National at Duddingston, 1969

It’s a good picture shown above – but it doesn’t show the weather conditions that the competitors had to endure.   Held on 22nd February 1969, the race was run over 5 laps on the Duddingston Golf Course in Edinburgh.   The five laps tell a tale – I have seldom run a senior cross-country race over 5 laps, and to pass your warm tracksuit at each of the first four laps here was a great temptation to drop out.   Many took the chance but it is a tribute to all the finishers – in all the age groups – that they did master the difficulties.   

The race was organised by the SCCU with its usual efficiency and all the experienced and qualified officials were in place for the afternoon.   They had to stand for all the races – and there was a total of five races to keep them occupied in the cold and sleet.   There were 1237 entries on the programme (422 senior men) and 605 finishers (196 senior men).   Although the number of entries does not equal the number of starters in any race, the fact that less than half those entered finished does tell a tale.   It had been a week of really bad weather – the front page of the Friday “Herald” had a picture of the Duke of Edinburgh striding through a blizzard when he visited the site for the Commonwealth Games the following year.   We are told that he was greeted by “driving snow”.   The overnight weather in Edinburgh was freezing cold.   How did the race go then?

The basics were reported in the “Glasgow Herald” on the following Monday, reprinted in its entirety below.


Dick Wedlock (Shettleston) won the Scottish senior cross-country title at Duddingston Park, Edinburgh, on Saturday when he covered the seven and a half miles in 32 min. 59 sec.   AF Murray (Edinburgh Southern) was second, 45 yards back behind, and W Mullett, an Anglo-Scot running in Shettleston’s colours, was a further 20 yards away in third place.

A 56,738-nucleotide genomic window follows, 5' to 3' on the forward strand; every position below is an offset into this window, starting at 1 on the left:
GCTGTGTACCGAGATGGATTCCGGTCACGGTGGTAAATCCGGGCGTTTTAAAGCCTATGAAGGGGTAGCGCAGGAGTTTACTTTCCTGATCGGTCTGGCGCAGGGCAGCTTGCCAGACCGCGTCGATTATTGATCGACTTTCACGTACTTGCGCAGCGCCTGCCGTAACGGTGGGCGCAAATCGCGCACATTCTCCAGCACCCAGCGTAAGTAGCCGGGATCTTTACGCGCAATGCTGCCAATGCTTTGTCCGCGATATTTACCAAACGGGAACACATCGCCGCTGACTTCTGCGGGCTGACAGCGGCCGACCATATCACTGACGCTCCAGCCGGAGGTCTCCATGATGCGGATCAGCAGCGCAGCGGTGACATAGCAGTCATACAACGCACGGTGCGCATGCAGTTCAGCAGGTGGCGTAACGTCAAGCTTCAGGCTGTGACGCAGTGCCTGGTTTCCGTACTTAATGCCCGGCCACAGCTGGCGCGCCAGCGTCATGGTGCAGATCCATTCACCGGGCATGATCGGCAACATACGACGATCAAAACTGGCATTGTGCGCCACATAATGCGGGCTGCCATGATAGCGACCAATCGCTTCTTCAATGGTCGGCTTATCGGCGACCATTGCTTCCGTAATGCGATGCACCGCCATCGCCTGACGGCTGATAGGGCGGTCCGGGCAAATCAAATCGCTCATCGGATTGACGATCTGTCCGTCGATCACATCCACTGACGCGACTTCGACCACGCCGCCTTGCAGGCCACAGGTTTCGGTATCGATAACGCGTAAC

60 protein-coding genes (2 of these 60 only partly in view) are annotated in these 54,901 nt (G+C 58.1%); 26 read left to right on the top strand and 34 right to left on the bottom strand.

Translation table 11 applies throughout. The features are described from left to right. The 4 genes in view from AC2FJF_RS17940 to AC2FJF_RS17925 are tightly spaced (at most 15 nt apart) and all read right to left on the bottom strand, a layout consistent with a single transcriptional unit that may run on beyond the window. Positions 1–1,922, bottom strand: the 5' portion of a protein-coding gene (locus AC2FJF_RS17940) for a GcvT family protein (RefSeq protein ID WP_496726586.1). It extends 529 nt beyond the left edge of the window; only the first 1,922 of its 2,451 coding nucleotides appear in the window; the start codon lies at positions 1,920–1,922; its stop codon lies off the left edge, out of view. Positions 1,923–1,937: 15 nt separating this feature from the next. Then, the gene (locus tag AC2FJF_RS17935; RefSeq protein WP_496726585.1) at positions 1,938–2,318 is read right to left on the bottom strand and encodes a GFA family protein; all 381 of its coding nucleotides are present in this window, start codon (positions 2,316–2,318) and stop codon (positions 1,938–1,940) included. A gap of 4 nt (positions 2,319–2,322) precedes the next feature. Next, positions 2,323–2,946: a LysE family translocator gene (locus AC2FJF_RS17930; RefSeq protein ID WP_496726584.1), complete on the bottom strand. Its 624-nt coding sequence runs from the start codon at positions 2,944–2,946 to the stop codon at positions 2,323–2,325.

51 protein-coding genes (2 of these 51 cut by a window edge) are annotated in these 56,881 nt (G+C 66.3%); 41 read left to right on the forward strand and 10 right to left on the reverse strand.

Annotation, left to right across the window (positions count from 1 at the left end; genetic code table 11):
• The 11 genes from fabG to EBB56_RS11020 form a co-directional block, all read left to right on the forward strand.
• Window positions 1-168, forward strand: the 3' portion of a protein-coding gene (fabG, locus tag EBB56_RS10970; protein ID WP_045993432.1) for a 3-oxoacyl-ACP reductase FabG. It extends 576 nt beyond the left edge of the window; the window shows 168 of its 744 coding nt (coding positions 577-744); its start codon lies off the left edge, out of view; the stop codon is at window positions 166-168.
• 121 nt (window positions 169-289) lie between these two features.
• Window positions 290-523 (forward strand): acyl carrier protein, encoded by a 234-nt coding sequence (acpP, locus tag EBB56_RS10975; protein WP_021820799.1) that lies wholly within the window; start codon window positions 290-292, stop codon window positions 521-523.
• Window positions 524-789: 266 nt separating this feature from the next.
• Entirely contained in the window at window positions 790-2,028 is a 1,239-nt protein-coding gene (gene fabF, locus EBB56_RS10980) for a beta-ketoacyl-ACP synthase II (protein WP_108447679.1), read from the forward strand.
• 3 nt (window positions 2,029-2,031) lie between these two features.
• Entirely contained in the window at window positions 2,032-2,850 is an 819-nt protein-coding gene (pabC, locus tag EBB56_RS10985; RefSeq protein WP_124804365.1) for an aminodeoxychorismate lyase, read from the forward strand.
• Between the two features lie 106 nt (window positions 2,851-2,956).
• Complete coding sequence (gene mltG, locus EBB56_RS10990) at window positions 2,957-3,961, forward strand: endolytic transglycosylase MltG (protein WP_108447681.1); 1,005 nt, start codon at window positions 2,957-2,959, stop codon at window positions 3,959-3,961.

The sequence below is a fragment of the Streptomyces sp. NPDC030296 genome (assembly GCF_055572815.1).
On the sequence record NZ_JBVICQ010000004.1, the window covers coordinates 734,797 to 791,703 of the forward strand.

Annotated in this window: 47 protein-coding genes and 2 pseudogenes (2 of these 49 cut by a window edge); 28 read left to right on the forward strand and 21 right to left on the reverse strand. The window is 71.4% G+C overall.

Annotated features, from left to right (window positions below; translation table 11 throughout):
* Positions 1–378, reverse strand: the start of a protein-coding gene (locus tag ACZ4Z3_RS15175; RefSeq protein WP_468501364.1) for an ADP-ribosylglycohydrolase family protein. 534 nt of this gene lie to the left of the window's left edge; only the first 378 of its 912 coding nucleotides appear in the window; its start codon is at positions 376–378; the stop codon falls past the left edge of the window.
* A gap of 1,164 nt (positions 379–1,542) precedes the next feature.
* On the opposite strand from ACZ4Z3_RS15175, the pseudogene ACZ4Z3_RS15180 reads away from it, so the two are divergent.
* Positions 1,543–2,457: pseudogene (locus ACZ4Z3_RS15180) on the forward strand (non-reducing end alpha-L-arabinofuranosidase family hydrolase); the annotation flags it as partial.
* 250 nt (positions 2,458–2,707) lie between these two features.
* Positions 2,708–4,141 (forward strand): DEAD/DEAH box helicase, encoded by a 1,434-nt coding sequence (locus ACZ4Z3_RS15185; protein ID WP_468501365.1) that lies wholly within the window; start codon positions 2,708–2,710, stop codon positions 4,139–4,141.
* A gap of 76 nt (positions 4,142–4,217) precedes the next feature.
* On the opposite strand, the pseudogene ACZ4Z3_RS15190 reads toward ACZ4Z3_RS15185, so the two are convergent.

“Wedlock shared the lead with JN Alder (Edinburgh AC) after three laps of the five lap race, five yards ahead of J Wright (Edinburgh AC).   They were followed by Mullett and Murray.   With one lap left Wedlock was out in front, and the holder, JL Stewart (Shettleston) looked tired in eighth position.   Stewart, however, had not completely recovered from a bout of influenza, and did well to finish in 10th position.”

Which is fine as far as it went.

What made it different? 

First it was the dire weather.   Colin Shields described the course as “icy, rutted and rock hard after a bad spell of weather.”   Colin was being polite because he is a gentleman.   Athletics Weekly gives a more detailed description: The Scottish 7 Miles cross-country championship was run over a park that closely resembled a half-frozen lake as a result of a quick thaw earlier the same day.   In conditions that were atrocious for athletes, officials and spectators alike, Ian McCafferty was a non-starter and Alistair Blamire had only recently resumed training after illness.”   And note the comment below the photograph above:” They raced in bitterly cold, sleet laden wind with snow underfoot.”    

So the weather was bad, although the other word above,  “appalling”, might be better.   Runners were wearing jerseys, even track suit or wet suit tops under their club vests, many wore gloves and some wore woolly hats.

Then there was the course itself.   Cross-country does not often find itself run over five laps.   Runners don’t like running in small circles, and in the Duddingston instance with awful weather, it was cruelty to make the athletes pass their warm tracksuits and wetsuits four times in the course of the race.   There were not a few who succumbed to the temptation.

It was also basically flat but in the absence of natural cross-country obstacles, there were pairs of steeplechase barriers placed side-by-side to be leapt, clambered over or ducked under.   No runner liked them – in one English national in the 1960s there was a similar arrangement and Jim Hogan slipped through between the two barriers only to be disqualified.   His defence was that in a cross-country race you can negotiate any obstacle as you please.  However that may be, the rush at the start in Edinburgh pushed over one of the two barriers, and the competitors then went through that side.   An official, I believe it was Harry Quinn, was sent to tell the runners to ignore the barrier that had been knocked over and instead cross the one that remained upright.   It was a losing battle – after all, he was outnumbered.

After all that, what was the result of the race?   

It was not a day for the faint hearted, but spare a thought for the officials who had to stand for all five races: at least the runners only had to run the one race before heading for the changing room and a warm drink.   It was one of the most uncomfortable days for the national that most of us had ever experienced.   Well done to all who took part.